The Purpose of Spiritual Disciplines
Spiritual disciplines is a buzzword among Christians. We hear from a variety of sources that we need to practice the spiritual disciplines. We need to pray, read the scriptures, engage in corporate worship, fast, give to the poor, do ministry. We are told that practicing these disciplines is what Christians do; these disciplines are the means of surrendering ourselves to Christ. And all who tell us this are correct.
Unfortunately, I get the feeling that too often we see the disciplines as an end in themselves. We pray because it’s good for us. We fast because it helps us to discipline our bodies. We read the scriptures because we need to learn all that we can about God. We give to the poor because it keeps us humble and teaches us generosity. We worship together because we need each other and we need to be reminded that the church is bigger than we are. All of this is true…but I am convinced that we are missing the point.
In his book, Worshiping with the Church Fathers, Christopher Hall writes about the practices of the desert fathers. One section is devoted to a man named Antony who seems to be the first believer to use the desert as a place of spiritual maturation. Antony spends 35 years in the desert preparing and training for his public ministry to the church. When he moves out of the desert and into the church, witnesses speak of him as replicating the spirit and presence of Christ. Antony’s desert experiences have transformed him into Christ’s image, and Christ’s works result. “Through him the Lord healed many of those present who suffered from bodily ailments; other he purged of demons, and to Antony he gave grace in speech.” The ultimate result of Antony’s schooling in the desert? The blossoming of Christ’s love within Antony, a love which quickly manifests itself in his words and actions toward the wider world. When I read those words, I was struck once again that the primary, central godly response to living a disciplined holy life is love—the sacrificial, self-emptying love of Christ.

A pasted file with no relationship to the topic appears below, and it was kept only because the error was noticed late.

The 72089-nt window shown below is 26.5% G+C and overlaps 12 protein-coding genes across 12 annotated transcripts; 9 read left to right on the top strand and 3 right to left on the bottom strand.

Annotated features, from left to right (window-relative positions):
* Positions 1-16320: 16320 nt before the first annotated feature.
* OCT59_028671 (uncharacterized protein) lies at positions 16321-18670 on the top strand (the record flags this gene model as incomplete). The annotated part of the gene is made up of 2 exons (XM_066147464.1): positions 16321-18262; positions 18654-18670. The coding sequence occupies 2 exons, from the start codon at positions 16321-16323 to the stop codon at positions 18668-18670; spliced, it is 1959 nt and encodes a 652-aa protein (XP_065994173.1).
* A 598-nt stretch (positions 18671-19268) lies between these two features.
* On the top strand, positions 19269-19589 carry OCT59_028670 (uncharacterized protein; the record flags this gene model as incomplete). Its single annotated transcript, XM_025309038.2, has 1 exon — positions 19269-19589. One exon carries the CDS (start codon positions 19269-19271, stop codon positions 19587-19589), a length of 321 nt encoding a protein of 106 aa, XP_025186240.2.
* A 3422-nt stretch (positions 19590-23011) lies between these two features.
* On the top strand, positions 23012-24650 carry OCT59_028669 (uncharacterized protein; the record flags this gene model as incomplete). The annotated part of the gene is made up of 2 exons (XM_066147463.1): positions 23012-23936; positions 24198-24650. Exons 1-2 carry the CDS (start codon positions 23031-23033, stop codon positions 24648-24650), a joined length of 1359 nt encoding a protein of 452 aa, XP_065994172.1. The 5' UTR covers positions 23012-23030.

The spiritual disciplines are intended for one purpose—to help us be more like Christ who is love. If we practice the spiritual disciplines and love doesn’t ooze out of us, then something is wrong with our practice of the disciplines. If we pray two hours a day but don’t live with greater compassion for others, something is wrong with our practice of the disciplines. If we fast two days a week then treat others disrespectfully, something is disconnected with our spiritual disciplines.
Jesus says, “They will know that you are my disciples if you love one another.” Spiritual disciplines are intended to lead us to love.